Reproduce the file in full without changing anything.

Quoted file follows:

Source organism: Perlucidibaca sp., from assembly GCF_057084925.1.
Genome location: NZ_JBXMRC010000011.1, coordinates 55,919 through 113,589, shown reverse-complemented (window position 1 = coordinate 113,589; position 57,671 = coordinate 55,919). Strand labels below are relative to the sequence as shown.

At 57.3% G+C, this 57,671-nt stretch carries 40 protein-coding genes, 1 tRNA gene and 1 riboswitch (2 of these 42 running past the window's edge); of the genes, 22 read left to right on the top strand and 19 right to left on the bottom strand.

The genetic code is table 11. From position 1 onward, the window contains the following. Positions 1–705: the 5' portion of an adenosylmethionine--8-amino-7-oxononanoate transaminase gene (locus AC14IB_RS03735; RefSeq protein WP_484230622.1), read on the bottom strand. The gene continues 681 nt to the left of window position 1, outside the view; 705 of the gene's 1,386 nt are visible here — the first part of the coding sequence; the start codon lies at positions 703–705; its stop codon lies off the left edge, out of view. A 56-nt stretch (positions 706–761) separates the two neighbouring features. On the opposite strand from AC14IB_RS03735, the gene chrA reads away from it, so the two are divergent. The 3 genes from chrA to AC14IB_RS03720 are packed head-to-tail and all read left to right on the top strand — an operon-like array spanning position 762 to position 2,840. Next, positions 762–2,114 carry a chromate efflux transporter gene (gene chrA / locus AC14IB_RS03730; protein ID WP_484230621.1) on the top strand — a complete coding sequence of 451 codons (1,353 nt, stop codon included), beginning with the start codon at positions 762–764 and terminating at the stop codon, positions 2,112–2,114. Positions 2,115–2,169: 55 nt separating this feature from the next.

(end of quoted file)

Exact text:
Source organism: Perlucidibaca sp., from assembly GCF_057084925.1.
Genome location: NZ_JBXMRC010000011.1, coordinates 55,919 through 113,589, shown reverse-complemented (window position 1 = coordinate 113,589; position 57,671 = coordinate 55,919). Strand labels below are relative to the sequence as shown.

At 57.3% G+C, this 57,671-nt stretch carries 40 protein-coding genes, 1 tRNA gene and 1 riboswitch (2 of these 42 running past the window's edge); of the genes, 22 read left to right on the top strand and 19 right to left on the bottom strand.

The genetic code is table 11. From position 1 onward, the window contains the following. Positions 1–705: the 5' portion of an adenosylmethionine--8-amino-7-oxononanoate transaminase gene (locus AC14IB_RS03735; RefSeq protein WP_484230622.1), read on the bottom strand. The gene continues 681 nt to the left of window position 1, outside the view; 705 of the gene's 1,386 nt are visible here — the first part of the coding sequence; the start codon lies at positions 703–705; its stop codon lies off the left edge, out of view. A 56-nt stretch (positions 706–761) separates the two neighbouring features. On the opposite strand from AC14IB_RS03735, the gene chrA reads away from it, so the two are divergent. The 3 genes from chrA to AC14IB_RS03720 are packed head-to-tail and all read left to right on the top strand — an operon-like array spanning position 762 to position 2,840. Next, positions 762–2,114 carry a chromate efflux transporter gene (gene chrA / locus AC14IB_RS03730; protein ID WP_484230621.1) on the top strand — a complete coding sequence of 451 codons (1,353 nt, stop codon included), beginning with the start codon at positions 762–764 and terminating at the stop codon, positions 2,112–2,114. Positions 2,115–2,169: 55 nt separating this feature from the next.